by Jen Dart

    1. Dieser Kommentar wurde vom Autor entfernt.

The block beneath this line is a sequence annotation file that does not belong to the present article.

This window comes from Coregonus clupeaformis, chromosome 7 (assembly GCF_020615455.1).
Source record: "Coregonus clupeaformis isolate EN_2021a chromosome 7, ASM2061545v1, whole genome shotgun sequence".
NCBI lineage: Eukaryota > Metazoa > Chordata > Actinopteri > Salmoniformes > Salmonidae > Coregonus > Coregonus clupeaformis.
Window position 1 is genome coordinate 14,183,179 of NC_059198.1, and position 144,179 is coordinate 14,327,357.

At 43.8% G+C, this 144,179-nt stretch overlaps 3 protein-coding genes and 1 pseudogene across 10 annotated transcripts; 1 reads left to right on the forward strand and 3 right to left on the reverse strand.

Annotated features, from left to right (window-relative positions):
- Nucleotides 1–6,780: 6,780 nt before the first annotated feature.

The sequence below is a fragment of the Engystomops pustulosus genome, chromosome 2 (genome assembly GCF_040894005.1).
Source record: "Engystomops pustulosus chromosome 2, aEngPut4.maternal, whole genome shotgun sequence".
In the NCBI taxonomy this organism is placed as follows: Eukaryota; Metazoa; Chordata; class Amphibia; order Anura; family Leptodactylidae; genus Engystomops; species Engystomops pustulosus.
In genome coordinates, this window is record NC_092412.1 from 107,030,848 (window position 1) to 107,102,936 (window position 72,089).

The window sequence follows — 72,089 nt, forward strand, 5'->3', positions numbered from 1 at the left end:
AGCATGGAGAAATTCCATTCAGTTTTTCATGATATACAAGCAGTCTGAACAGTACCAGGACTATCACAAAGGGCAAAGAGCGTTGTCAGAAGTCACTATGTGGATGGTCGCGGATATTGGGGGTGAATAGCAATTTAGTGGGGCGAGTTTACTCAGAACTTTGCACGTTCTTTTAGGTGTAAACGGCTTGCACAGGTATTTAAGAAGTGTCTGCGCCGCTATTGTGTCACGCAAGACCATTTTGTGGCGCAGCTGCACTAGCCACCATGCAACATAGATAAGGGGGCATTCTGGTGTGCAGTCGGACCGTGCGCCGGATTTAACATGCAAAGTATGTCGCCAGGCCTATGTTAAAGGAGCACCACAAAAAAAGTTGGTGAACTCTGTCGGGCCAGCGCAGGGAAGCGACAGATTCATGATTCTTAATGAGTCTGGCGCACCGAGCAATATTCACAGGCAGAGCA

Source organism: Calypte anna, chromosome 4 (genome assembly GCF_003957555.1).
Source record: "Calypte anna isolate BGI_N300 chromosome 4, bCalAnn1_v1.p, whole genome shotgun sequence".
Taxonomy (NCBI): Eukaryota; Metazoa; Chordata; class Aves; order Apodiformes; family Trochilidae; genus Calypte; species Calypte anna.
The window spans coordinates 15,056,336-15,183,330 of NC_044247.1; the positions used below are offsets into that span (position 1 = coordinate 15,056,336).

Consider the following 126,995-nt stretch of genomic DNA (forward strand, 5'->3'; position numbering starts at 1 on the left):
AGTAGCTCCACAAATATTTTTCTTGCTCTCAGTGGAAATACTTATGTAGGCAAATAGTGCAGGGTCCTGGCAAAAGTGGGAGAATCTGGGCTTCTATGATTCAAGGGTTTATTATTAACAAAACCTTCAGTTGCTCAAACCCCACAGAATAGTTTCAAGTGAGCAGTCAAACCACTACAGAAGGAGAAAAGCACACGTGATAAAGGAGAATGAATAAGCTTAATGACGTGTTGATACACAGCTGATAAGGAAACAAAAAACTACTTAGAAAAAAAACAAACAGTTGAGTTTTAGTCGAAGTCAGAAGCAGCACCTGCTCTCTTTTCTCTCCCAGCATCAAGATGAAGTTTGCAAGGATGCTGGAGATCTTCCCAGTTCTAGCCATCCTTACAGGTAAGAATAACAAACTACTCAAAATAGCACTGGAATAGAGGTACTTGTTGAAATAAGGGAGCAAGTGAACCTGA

2. don't know about wudang arts, but here in Taiwan, we use Shifu, 師父, teacher-father, when we are officially accepted as a so-called indoor student. The master of any craftmenship is the one you listed under 1. I call any taxi driver, any craftsmen like that, to honour their knowledge in a certain field. --- Concerning the grading, I decry most strongly the mainland Chinese duanwei system, as it does start with a 1st Duan for beginners with 2, 3 yrs of practice. People with a 5th Duan are therefore 5th grade students, but not 5th grade masters and would be handed their asses, encountering 5th grade masters of any art.They probably believe they have a high master grade, in fact never ever earned the 1st black belt. For purposes of getting funding of the arts in public schools, we have 10 student grades, Ji 級, and 10 master grades, Duan 段. My master did receive his 10th degree after 70 yrs. in the arts, teaching 20000 People and writing 3 thick books, a honorary title. His lower mastergrades, he got for fighting with his soft art amongst harder styles. The Ji and Duan System never really made it into gongfu circles, and although I got 14 of them, I never ever use any. If necessary, I would prefer to show my international coaches licence for legitimatin. Quite a different thing, though!